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Robert Redford in All is Lost. —Photo: Daniel Daza

Robert Redford in All is Lost. —Photo: Daniel Daza

My favorite part of award shows is  that moment before the winners are announced, when they show all the nominees on a split screen. You can usually tell the seasoned veterans: While the newbies sweat and tremble, the older stars sit there, totally cool, enjoying that last second or so of being “hopefuls,” ready to spring to the podium … and equally ready not to.

That’s because most of them have been through this mill before. And the longer you’re in show biz, the more times you experience not being the name in that envelope (unless, of course your name happens to be Meryl Streep).

The Golden Globes are especially fun that way, because the Globes are equal parts Awards Show and Big Hollywood Party. Aside from at our own Movies for Grownups Awards Gala, you won’t find a Tinseltown gathering with more concentrated square feet of fun-seeking star power. It’s one event that celebs actually enjoy being at, and the more times you’ve been, the more fun it becomes.

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This year, the Globes’ Cool Veteran Star Meter will be positively buzzing. The film categories alone include such 50-plus legends as Robert Redford, Tom Hanks, Judi Dench, Emma Thompson, Julia Louis-Dreyfus and Bruce Dern. Oh, yeah, and Meryl Streep. Most emphatically, there’s not one star in the group who would sneak under the wire with a Lifetime Achievement-type recognition. They all gave, in some way, career-defining performances in 2013.

Remember when it would be big news when a movie star moved to TV? Of course, it seldom worked out — just ask Jimmy Stewart, Henry Fonda and Bette Midler. These days even the biggest names shuttle between the two without raising any eyebrows. So this year, besides some stars whose greatest successes have come on the tube — including Bryan Cranston (Breaking Bad), Julia Louis-Dreyfus (Seinfeld) and Michael J. Fox — this year’s list of TV acting nominees reads like a Who’s Who of former Oscar contenders, including Kevin Spacey, James Spader, Jessica Lange, Helen Mirren, Michael Douglas, Al Pacino and Jon Voight (somehow, Golden Glove voters have never gotten around to honoring Meryl Streep for her hilarious turns on Lisa Kudrow’s Showtime series Web Therapy).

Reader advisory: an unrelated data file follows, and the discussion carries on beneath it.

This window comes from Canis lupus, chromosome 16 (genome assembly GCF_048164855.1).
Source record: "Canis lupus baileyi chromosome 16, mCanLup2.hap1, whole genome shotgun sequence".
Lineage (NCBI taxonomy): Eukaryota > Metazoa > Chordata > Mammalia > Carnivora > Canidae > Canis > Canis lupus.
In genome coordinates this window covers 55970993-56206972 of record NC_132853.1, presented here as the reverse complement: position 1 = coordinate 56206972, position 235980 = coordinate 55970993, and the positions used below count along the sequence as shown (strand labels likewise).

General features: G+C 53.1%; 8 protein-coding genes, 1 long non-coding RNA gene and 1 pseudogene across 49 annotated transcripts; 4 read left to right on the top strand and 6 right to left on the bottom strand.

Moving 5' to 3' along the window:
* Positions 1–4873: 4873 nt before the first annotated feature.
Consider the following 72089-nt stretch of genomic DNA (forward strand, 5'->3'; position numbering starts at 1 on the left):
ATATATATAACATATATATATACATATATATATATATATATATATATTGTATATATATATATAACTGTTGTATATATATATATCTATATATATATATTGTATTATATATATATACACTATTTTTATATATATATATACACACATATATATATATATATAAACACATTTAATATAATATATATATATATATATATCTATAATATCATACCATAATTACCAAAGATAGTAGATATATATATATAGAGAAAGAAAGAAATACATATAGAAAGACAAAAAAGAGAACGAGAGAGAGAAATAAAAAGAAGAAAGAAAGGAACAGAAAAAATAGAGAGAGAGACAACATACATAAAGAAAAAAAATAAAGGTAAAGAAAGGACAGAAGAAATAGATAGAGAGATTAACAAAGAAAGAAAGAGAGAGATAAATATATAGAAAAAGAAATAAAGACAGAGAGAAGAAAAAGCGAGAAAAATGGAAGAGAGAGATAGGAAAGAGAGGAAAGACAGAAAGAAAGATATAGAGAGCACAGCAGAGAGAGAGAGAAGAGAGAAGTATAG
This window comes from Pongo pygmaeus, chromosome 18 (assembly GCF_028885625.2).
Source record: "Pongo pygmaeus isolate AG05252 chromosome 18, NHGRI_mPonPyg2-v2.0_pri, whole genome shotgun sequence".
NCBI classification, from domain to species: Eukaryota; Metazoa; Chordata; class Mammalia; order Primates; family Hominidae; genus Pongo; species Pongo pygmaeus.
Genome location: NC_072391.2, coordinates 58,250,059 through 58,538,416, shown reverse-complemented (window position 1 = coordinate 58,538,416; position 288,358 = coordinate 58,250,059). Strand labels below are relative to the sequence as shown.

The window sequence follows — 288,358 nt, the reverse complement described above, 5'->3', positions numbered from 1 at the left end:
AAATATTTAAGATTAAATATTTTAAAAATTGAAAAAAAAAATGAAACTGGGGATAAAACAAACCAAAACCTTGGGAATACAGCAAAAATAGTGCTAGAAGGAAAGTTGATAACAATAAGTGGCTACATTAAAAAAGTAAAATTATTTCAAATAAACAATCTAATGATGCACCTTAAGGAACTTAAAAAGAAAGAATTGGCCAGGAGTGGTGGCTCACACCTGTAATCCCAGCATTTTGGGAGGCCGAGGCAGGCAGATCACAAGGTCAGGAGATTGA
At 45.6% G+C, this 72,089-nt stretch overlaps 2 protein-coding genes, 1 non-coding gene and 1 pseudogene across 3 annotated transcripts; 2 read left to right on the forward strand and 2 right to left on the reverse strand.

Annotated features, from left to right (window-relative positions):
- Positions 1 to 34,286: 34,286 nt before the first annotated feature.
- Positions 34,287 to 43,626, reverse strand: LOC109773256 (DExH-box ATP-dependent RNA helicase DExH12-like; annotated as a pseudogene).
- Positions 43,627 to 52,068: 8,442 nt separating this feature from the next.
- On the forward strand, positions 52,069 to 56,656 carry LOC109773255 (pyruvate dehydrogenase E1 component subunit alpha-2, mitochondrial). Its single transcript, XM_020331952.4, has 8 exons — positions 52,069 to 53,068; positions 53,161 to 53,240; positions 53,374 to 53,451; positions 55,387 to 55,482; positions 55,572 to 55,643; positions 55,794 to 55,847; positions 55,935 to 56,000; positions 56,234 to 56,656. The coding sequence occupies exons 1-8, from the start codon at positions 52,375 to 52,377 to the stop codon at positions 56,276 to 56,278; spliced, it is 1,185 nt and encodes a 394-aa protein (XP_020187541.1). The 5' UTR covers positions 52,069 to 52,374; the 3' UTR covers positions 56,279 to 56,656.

Who’ll win at the Golden Globes? They’re tricky to predict, because the Hollywood Foreign Press Association is really just a little club of writers who, I’ve always thought, are easily swayed by their personal relationships with celebrities. That ought to make this Robert Redford’s best chance at a big award this year. He’d be a worthy Oscar winner for All is Lost, but I think he may have picked too competitive a year to give the performance of his career. The Globes gang, on the other hand, has been champing at the bit to honor Redford as an actor for decades, and this is, perhaps, their last best chance. But then, unlike the reclusive Redford, Bruce Dern has been out there gladhanding everyone in sight to support his breakthrough movie Nebraska, and Globes voters do love it when a celeb sucks up to them.

Among the TV actors, if Bryan Cranston doesn’t finally win a Golden Globe for this, his final season as a high school teacher-turned-crystal meth maker on Breaking Bad, well, a lot of people are going to be mighty strung out.

The actress stakes are more dicey at the Globes this year. Among the 50-plus stars, Emma Thompson seems to have the inside track for her performance as P.L. Travers in Saving Mr. Banks. But don’t rule out Julia Louis-Dreyfus, who broke through on the big screen opposite James Gandolfini in Enough Said. Then again, she’s also nominated for her truly great work on the TV sitcom Veep, and I’m betting that’s where she’ll triumph.

Welcome to the Awards Season, folks!

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